Hello,

I'm currently trying to find the "fastest" memory copy algorithm. In some AMD papers there were several methods described how to increase performance and I implemented some of them for testing purposes.

However, the only remarkable performance boost I can get is by using opcode "movntq" instead of "movq". In the AMD papers there is an additional method described which preloads the 8kb cache manually by "mov" instructions and which should gain significantly better results, but I cannot reproduce this, it seems to be not faster.

The test program I wrote is attached with source. Perhaps you can try it on your machine and post the results. It uses function QueryPerformanceCounter for time measures, and the results are only comparable on the same machine using identical OS.

Method 1 is simple "rep movsd"
Method 5 is copy with "movntq"
Method 7 is copy with "manual" 8kB preload cache






Attachments:
Posted on 2005-12-12 06:54:49 by japheth
Hi japheth,
1: 3422977, 3449056, 3559521, 3434530, 3428219, avg.: 3458860.6, min.: 3422977, max.: 3559521
2: 3608045, 3442138, 3451504, 3679591, 3661740, avg.: 3568603.6, min.: 3442138, max.: 3679591
3: 3609053, 3672534, 3676860, 3433318, 3667954, avg.: 3611943.8, min.: 3433318, max.: 3676860
4: 3578507, 3404831, 3390465, 3401985, 3602129, avg.: 3475583.4, min.: 3390465, max.: 3602129
5: 2180421, 2101583, 2182866, 2199605, 2163821, avg.: 2165659.2, min.: 2101583, max.: 2199605
6: 2189776, 2110774, 2123631, 2187997, 2168920, avg.: 2156219.6, min.: 2110774, max.: 2189776
7: 2066715, 2156970, 2077948, 2144287, 2080567, avg.: 2105297.4, min.: 2066715, max.: 2156970


Pentium 4 2.4 GHz, 1GB RAM

1: 4499268, 4499029, 4779676, 4469791, 4883254, avg: 4626203.6, min.: 4469791, max.: 4883254
2: 5105891, 4638554, 5105064, 4954883, 4708889, avg: 4902656.2, min.: 4638554, max.: 5105891
3: 4517386, 4547970, 4500684, 4899371, 4516516, avg: 4596385.4, min.: 4516516, max.: 4899371
4: 4363102, 4307607, 4634410, 4613308, 4277856, avg: 4439256.6, min.: 4277856, max.: 4634410
5: 2615955, 2608975, 2609396, 2761660, 2592634, avg: 2637724.0, min.: 2592634, max.: 2761660
6: 2587534, 2674381, 2480952, 2464633, 2474081, avg: 2536316.2, min.: 2464633, max.: 2674381
7: 2744555, 2728899, 2548870, 2726562, 2527669, avg: 2655311.0, min.: 2527669, max.: 2728899


Athlon 2000 XP+, 512MB RAM
Posted on 2005-12-12 07:40:20 by ti_mo_n

thanks ti_mo_n,

apparently you get some small benefits from the "8kb preload" method 7 . But it's hardly worth the effort.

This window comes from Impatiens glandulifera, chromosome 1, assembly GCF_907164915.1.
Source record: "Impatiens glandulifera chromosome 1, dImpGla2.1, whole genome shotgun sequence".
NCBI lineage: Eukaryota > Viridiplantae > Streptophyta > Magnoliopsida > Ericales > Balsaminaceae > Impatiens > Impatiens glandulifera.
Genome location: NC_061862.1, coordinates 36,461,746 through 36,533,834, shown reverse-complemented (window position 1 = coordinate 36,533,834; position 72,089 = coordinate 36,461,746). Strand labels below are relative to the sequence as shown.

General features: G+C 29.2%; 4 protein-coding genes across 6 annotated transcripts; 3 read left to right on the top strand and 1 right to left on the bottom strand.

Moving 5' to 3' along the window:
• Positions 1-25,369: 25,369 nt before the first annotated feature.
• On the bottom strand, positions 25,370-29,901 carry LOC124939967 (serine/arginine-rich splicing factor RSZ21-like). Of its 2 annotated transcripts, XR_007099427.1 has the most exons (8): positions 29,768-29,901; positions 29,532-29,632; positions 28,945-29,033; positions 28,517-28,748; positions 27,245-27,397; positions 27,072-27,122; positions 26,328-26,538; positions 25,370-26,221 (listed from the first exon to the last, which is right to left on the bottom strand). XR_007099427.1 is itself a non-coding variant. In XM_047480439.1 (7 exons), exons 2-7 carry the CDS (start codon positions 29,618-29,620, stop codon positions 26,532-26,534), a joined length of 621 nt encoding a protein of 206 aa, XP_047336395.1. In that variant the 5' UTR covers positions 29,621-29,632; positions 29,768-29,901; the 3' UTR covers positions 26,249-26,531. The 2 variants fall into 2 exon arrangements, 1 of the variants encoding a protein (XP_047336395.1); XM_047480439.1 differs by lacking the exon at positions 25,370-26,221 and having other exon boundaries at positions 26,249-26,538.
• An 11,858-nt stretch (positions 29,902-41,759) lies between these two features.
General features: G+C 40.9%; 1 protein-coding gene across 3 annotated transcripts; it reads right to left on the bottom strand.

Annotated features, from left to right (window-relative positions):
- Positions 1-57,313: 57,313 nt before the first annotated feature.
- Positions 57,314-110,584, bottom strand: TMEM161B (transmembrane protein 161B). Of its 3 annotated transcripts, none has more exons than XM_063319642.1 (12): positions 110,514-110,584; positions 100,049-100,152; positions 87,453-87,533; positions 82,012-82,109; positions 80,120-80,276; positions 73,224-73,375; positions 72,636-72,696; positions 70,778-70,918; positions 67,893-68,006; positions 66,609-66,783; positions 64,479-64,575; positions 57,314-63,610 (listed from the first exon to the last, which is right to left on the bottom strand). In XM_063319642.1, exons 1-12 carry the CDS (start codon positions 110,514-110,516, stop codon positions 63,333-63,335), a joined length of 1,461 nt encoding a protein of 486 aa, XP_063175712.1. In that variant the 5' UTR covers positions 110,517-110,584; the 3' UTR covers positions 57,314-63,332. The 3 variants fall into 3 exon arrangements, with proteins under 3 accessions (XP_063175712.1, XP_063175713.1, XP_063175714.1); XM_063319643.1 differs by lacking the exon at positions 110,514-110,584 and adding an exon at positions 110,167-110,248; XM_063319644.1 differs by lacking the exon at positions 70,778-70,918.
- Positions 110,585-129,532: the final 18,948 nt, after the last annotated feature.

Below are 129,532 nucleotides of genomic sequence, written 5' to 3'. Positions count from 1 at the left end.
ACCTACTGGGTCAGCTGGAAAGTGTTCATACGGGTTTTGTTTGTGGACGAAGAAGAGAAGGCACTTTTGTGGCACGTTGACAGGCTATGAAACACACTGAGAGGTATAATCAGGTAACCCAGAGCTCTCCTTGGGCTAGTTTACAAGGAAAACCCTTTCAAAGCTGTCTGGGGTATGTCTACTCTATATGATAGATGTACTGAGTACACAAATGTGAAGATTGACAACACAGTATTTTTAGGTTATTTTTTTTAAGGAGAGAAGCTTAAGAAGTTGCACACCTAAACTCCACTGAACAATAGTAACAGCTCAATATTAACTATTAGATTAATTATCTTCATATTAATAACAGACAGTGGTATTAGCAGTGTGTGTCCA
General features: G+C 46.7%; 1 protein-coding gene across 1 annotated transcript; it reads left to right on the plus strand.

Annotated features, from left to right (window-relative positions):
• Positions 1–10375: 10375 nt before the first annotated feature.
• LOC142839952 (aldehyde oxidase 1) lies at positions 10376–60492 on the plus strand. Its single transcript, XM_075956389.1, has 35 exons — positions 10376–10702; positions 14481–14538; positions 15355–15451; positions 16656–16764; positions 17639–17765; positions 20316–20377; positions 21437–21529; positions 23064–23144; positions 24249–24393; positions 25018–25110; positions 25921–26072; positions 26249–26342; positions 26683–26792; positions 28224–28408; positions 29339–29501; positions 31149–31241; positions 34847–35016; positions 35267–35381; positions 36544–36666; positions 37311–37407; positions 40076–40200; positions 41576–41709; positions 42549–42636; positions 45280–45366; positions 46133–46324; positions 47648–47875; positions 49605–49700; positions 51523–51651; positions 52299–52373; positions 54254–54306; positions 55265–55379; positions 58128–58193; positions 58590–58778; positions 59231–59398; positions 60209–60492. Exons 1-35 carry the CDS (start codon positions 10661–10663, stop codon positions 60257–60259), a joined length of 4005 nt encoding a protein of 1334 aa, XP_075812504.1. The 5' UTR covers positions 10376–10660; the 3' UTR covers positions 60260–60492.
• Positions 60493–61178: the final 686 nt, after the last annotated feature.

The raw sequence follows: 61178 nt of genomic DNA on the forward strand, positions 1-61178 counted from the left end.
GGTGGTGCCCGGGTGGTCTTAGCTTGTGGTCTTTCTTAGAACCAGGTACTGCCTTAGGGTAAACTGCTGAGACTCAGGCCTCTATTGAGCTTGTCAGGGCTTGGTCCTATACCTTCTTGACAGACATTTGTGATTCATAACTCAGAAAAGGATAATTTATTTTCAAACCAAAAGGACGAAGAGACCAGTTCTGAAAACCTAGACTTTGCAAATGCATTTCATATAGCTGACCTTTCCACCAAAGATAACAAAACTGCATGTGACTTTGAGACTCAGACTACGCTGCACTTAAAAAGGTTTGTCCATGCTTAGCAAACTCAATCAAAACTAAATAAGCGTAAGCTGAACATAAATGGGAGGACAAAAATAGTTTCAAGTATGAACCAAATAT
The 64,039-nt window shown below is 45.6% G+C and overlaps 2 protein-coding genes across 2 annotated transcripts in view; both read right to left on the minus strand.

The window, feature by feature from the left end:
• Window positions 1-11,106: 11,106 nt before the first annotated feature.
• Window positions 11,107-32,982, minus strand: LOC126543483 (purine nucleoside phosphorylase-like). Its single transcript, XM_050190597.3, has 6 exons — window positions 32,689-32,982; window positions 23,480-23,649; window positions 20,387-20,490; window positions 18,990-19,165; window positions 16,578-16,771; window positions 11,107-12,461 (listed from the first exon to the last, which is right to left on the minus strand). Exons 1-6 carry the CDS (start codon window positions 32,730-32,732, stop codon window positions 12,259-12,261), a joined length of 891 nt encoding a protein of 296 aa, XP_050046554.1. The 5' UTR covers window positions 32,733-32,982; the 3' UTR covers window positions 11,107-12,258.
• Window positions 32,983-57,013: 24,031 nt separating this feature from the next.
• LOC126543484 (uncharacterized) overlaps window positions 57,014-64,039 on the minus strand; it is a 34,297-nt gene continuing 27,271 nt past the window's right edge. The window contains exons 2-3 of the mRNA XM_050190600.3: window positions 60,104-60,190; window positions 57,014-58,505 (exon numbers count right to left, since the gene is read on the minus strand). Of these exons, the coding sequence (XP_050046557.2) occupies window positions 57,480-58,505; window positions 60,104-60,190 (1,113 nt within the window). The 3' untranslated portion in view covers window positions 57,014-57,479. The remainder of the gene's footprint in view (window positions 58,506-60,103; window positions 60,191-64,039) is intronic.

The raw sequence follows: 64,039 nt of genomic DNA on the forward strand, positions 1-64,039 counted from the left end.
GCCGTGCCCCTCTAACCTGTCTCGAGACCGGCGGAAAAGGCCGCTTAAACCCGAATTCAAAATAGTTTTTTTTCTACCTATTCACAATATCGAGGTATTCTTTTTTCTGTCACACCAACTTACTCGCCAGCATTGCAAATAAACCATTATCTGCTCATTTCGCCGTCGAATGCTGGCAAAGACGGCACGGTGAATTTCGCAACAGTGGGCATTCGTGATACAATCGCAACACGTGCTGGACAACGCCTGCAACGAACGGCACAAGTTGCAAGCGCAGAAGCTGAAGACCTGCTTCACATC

On my machine (P4 1,6 GHz with 768 MB, 133 DDR) method 7 is not faster than 6, and that's true for WinXP, Win9x and DOS.



Posted on 2005-12-12 09:05:41 by japheth
I've updated the above post with a test ran on Athlon. method 7 is slower on my athlon. so - yes, it's not worth the effort. I think it starts to be better when the FSB is extremely high. so it may prove useful on high-end machines.
Posted on 2005-12-12 09:17:23 by ti_mo_n
On an Intel P4 3GHz/2G RAM

Method 1: 1458731
Method 2: 1757155
Method 3: 1433806
Method 4: 1439436
Method 5: 0969311
Method 6: 0918067
Method 7: 0987131


Biterider
Posted on 2005-12-12 09:48:43 by Biterider

Ouch, there was a little bug in method 7. Not the whole 8kb cache was preloaded.

Now things look much better, method 7 gains about 25% compared to method 5 (AMD stated it would gain almost 60%, so there is possibly another error in the routine  :P )

Attachments:
Posted on 2005-12-12 10:00:00 by japheth
7: 1866971, 1860189, 1870577, 1871948, 1864699, avg: 1866876.8, min.: 1860189, max.: 1871948

P4.

~35% more than method 6 in previous test :) now it's worth the trouble :P

7: 1884217, 1868956, 1862362, 1901331, 1866873, avg.: 1876747.8, min.: 1862362, max.: 1901331

Athlon

Also ~35% improvement compared to the previos 6th test.
Posted on 2005-12-12 10:04:59 by ti_mo_n
Here's some results from my AMD64x2 4400+:

Method 1: 1461434551 1426432968 1465283578 1317669855 1398656315
Method 2: 1449077827 1390316779 1463173831 1466142093 1450970247
Method 3: 1414612433 1464708861 1399891895 1408903447 1358318454
Method 4: 1343857924 1332559047 1435798211 1402063777 1388287385
Method 5: 815422120 865896678 883681320 849708211 868122526
Method 6: 747811076 745205009 771848748 796355631 800860571
Method 7: 748868436 733629835 721430276 740537241 713453047


I've made a little batch script to make it easier to run a bunch of tests, along with a tool to boost priority to REALTIME and limit process affinity to one core (so XP doesn't decide to schedule to another core and thus incur cacheflush and whatnot).
Attachments:
Posted on 2005-12-12 12:23:44 by f0dder
Here is some results for a PIII (933MHz, 1GB ram)

Method 1: 7602577
Method 2: 12910954
Method 3: 9330890
Method 4: 9488025
Method 5: 6387086
Method 6: 6268085
Method 7: 6409181
Posted on 2005-12-12 15:41:10 by arafel
I extended the tool a bit so one can select video memory as destination. Because the "8kb preload" optimisation affects the source only I would have thought to gain some speed in this context, although not that much because the video memory is the bottleneck. But on my machine it seems that the simple "movsd" is the best choice if destination is video memory.
Attachments:
Posted on 2005-12-13 05:55:12 by japheth
Btw, I should re-run the tests on an idle system - I had two instances of folding@home running (one per core) when I did the test. Of course their priorities are set to IDLE and the testing was done at REALTIME, but still...
Posted on 2005-12-13 08:05:42 by f0dder
'video' mode:

1: 2654238, 2654269, 2655050, 2655902, 2655698, avg.: 2655031.4, min.: 2654238, max.: 2655902
2: 2657860, 2659286, 2662500, 2662086, 2664177, avg.: 2661181.8, min.: 2657860, max.: 2664177